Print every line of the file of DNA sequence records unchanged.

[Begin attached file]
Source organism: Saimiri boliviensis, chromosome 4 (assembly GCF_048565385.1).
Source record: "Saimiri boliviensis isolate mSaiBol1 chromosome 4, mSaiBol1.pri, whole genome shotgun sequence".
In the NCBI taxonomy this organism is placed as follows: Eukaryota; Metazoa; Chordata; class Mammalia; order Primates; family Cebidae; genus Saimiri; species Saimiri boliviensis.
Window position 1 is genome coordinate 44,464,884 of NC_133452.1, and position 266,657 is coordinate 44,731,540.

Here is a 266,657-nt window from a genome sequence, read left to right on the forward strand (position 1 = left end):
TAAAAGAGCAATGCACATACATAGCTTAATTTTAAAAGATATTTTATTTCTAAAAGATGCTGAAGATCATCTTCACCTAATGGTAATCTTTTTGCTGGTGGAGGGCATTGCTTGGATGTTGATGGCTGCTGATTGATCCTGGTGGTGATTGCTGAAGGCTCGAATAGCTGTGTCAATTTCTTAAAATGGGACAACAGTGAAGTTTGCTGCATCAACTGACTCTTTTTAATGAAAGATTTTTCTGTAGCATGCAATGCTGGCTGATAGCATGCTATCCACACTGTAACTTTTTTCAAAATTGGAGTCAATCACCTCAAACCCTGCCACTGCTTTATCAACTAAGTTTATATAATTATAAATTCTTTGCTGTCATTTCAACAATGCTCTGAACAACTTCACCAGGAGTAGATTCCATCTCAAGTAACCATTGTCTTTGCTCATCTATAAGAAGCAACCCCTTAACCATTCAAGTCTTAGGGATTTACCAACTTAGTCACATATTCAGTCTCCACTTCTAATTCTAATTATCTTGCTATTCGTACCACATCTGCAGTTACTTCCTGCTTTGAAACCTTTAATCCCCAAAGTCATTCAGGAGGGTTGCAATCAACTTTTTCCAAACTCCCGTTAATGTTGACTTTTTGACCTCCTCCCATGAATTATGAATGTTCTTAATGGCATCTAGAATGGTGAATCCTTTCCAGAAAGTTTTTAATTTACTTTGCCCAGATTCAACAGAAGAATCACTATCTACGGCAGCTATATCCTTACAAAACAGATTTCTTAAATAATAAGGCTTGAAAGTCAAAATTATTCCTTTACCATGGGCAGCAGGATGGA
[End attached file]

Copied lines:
Source organism: Saimiri boliviensis, chromosome 4 (assembly GCF_048565385.1).
Source record: "Saimiri boliviensis isolate mSaiBol1 chromosome 4, mSaiBol1.pri, whole genome shotgun sequence".
In the NCBI taxonomy this organism is placed as follows: Eukaryota; Metazoa; Chordata; class Mammalia; order Primates; family Cebidae; genus Saimiri; species Saimiri boliviensis.
Window position 1 is genome coordinate 44,464,884 of NC_133452.1, and position 266,657 is coordinate 44,731,540.

Here is a 266,657-nt window from a genome sequence, read left to right on the forward strand (position 1 = left end):
TAAAAGAGCAATGCACATACATAGCTTAATTTTAAAAGATATTTTATTTCTAAAAGATGCTGAAGATCATCTTCACCTAATGGTAATCTTTTTGCTGGTGGAGGGCATTGCTTGGATGTTGATGGCTGCTGATTGATCCTGGTGGTGATTGCTGAAGGCTCGAATAGCTGTGTCAATTTCTTAAAATGGGACAACAGTGAAGTTTGCTGCATCAACTGACTCTTTTTAATGAAAGATTTTTCTGTAGCATGCAATGCTGGCTGATAGCATGCTATCCACACTGTAACTTTTTTCAAAATTGGAGTCAATCACCTCAAACCCTGCCACTGCTTTATCAACTAAGTTTATATAATTATAAATTCTTTGCTGTCATTTCAACAATGCTCTGAACAACTTCACCAGGAGTAGATTCCATCTCAAGTAACCATTGTCTTTGCTCATCTATAAGAAGCAACCCCTTAACCATTCAAGTCTTAGGGATTTACCAACTTAGTCACATATTCAGTCTCCACTTCTAATTCTAATTATCTTGCTATTCGTACCACATCTGCAGTTACTTCCTGCTTTGAAACCTTTAATCCCCAAAGTCATTCAGGAGGGTTGCAATCAACTTTTTCCAAACTCCCGTTAATGTTGACTTTTTGACCTCCTCCCATGAATTATGAATGTTCTTAATGGCATCTAGAATGGTGAATCCTTTCCAGAAAGTTTTTAATTTACTTTGCCCAGATTCAACAGAAGAATCACTATCTACGGCAGCTATATCCTTACAAAACAGATTTCTTAAATAATAAGGCTTGAAAGTCAAAATTATTCCTTTACCATGGGCAGCAGGATGGA